SANTA CLARA, Calif. — A sea of Denver Broncos had just chased a beleaguered Cam Newton around his own end zone one more time, and Carolina coach Ron Rivera had seen enough.
With 2:08 left in one of the ugliest Super Bowls you’ll ever see, he threw in the towel.
Actually, Rivera ordered a punt on fourth down. No reason to give Denver another easy score that would make future sports historians think this game was somehow worth watching.
Super Bowl 50 was supposed to be a celebration of all things great about the NFL — focusing on the old star Peyton Manning and Newton, the exciting face of the future. But the only thing to celebrate at the end was a vicious Denver defense that made enough big plays to set up Manning for the second Super Bowl ring he so coveted in what was likely the final game of his career.
At least let’s hope it was the final game of his career. It would be hard to watch No. 18 take the field again after a performance that exposed him as an aging quarterback hanging on for one final moment of glory.
Manning wasn’t terrible, but for a lot of the game he was simply awful. If not for a late gift from the Panthers, Denver would have gone the entire game without an offensive touchdown.
Not that it mattered. Not with Von Miller and the rest of a Denver defense that Wade Phillips unleashed on the Panthers.
They scored when Manning couldn’t. They harassed Newton on every snap, hitting him 10 times and sacking him six times. They kept getting the ball back, even if Manning and the offense didn’t seem to know what to do when they got it.
They gave the Broncos their first Super Bowl win in 17 years despite the most anemic performance by an offense of any of the 49 Super Bowl winners before them.
“This game was like this season has been,” Manning said. “It tested our toughness, our resilience and our unselfishness. It’s only fitting it turned out that way. A great bunch of teammates, a great bunch of guys to play with. I feel very, very grateful.”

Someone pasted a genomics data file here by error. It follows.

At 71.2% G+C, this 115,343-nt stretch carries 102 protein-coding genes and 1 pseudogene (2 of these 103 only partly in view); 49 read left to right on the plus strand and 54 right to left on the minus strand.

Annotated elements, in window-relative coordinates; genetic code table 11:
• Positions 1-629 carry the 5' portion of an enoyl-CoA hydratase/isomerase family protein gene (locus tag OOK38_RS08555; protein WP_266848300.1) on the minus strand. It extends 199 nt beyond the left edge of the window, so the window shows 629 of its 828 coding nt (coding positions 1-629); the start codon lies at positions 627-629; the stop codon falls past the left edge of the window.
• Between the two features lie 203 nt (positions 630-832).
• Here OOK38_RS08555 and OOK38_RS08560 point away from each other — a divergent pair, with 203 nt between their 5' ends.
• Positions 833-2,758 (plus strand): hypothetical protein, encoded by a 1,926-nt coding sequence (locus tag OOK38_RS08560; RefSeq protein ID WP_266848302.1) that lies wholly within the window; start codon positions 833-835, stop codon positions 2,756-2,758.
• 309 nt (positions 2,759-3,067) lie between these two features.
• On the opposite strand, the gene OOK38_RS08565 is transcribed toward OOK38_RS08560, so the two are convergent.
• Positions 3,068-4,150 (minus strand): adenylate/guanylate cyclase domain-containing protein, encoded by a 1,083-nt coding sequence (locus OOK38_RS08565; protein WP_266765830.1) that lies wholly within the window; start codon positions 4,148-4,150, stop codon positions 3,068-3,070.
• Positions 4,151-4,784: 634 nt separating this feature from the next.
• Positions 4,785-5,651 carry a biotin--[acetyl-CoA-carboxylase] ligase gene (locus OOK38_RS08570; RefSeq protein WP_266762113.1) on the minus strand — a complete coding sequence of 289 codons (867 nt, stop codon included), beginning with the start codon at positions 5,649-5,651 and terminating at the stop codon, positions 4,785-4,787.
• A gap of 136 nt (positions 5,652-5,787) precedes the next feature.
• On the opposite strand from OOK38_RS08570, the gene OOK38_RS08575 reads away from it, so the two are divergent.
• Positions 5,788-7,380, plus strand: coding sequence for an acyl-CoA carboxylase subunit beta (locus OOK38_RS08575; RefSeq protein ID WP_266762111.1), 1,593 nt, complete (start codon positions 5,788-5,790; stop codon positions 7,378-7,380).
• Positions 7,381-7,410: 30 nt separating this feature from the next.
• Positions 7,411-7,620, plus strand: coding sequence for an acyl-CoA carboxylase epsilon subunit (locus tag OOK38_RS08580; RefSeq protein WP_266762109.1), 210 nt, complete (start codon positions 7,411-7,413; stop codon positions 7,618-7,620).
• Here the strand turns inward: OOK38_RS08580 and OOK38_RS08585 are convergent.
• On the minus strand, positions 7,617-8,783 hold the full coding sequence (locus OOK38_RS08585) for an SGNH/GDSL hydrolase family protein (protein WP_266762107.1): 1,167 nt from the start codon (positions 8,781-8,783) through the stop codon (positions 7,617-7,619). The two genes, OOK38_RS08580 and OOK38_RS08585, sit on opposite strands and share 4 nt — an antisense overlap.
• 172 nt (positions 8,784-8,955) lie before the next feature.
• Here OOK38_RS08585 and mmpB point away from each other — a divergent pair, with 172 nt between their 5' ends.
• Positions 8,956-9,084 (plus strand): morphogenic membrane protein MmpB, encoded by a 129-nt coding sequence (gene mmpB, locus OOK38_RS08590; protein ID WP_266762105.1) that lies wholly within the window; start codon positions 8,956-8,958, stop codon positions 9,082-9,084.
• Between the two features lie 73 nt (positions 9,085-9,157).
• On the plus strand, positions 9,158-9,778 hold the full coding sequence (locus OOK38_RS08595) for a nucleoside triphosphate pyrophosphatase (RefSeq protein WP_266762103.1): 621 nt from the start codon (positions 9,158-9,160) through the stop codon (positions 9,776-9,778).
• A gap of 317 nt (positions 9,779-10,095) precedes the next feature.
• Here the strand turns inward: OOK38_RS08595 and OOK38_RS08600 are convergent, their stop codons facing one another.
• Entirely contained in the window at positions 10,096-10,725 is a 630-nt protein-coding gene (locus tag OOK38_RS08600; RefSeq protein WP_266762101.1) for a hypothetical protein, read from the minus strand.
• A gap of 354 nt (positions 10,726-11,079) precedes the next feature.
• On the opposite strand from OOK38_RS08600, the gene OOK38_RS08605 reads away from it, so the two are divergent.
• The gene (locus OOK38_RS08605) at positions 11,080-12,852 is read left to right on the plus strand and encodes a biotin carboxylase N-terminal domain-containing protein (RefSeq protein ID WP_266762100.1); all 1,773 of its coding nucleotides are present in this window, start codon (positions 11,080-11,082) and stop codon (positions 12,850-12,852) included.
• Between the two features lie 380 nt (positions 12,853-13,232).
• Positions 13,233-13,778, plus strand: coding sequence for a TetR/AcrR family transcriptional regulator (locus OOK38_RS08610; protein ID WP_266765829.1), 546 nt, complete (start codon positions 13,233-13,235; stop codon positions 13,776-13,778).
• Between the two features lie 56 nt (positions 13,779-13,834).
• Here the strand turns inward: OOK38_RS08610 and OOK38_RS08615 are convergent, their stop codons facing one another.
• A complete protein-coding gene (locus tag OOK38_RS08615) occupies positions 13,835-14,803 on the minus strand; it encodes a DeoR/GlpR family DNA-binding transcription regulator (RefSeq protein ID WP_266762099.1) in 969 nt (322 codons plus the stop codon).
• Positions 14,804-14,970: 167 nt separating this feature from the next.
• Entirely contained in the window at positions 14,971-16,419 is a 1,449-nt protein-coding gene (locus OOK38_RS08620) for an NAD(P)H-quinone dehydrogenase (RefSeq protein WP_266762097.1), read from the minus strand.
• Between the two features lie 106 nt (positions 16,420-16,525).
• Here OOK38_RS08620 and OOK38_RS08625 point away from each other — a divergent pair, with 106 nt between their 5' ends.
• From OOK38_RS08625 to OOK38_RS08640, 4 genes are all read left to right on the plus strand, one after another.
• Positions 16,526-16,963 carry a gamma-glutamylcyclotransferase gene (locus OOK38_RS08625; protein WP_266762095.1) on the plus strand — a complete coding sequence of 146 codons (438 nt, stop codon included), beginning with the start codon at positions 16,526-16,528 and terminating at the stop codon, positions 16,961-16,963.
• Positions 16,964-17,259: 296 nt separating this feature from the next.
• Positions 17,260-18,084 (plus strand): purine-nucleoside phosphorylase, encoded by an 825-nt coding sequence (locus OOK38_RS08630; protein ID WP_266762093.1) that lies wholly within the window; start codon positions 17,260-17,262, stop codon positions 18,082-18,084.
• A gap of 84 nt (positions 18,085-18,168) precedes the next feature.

The tone for this one was set early when Miller hit Newton inside the 5-yard-line, then stripped the ball from his arms for good measure. Defensive end Malik Jackson fell on it in the end zone and Denver had a 10-0 lead it would never give up.
That play might have never happened if the officials weren’t having a bad night of their own. They couldn’t wait to toss flags when players jawed at each other, and they still can’t figure out what a catch is as evidenced by the unsuccessful challenge two plays earlier of a catch by Jerricho Cotchery that wasn’t.
Miller would chase Newton all night in an MVP performance that played out pretty much the way Phillips drew it up. The defensive wizard was brought in by Denver coach Gary Kubiak, who was himself brought in by John Elway, to instill toughness in the Broncos in the wake of playoff disappointments that included a blowout loss to Seattle in the Super Bowl two years ago.
Mission accomplished. Carolina may have outgained Denver 315-194 yards, but Newton was never given a chance to get in a rhythm, never had an opportunity to break out into a Dab.
“It was nothing special that they did,” Newton said in the most expansive of his brief postgame comments. “We dropped balls. We turned the ball over. We gave up sacks. We threw errant passes. That’s it.”
That was about it, though there was incompetence aplenty from both offenses. Anyone who grew up scoring touchdowns playing Madden videogames probably turned this one off before Coldplay and celebrity guests trotted out for a halftime show that paid homage to shows of the past.
The greatest passer in the history of the NFL struggled to complete the most basic throws. Manning completed only 13 passes for 141 yards, threw an interception and lost a fumble.
But he managed to hold the Super Bowl trophy upright as he celebrated with teammates in the one he wanted most.
“He was on a team that could help him get a win,” Kubiak said. “He didn’t have to go out there and do it all on his own, and he knew that.”
Manning wouldn’t commit to retirement after the game, saying he got good advice from former coach Tony Dungy to never make a decision in the heat of the moment. But it’s hard to think that he would come back at the age of 40 to go through the rigors of another season.
Not when he’s now tied with brother Eli with two Super Bowl rings each. Not when his arm strength just isn’t there.
Yes, the game might have been ugly.
But for Manning and the Broncos the result was simply beautiful.
Tim Dahlberg is a national sports columnist for The Associated Press. Write to him at tdahlbergap.org or http://twitter.com/timdahlberg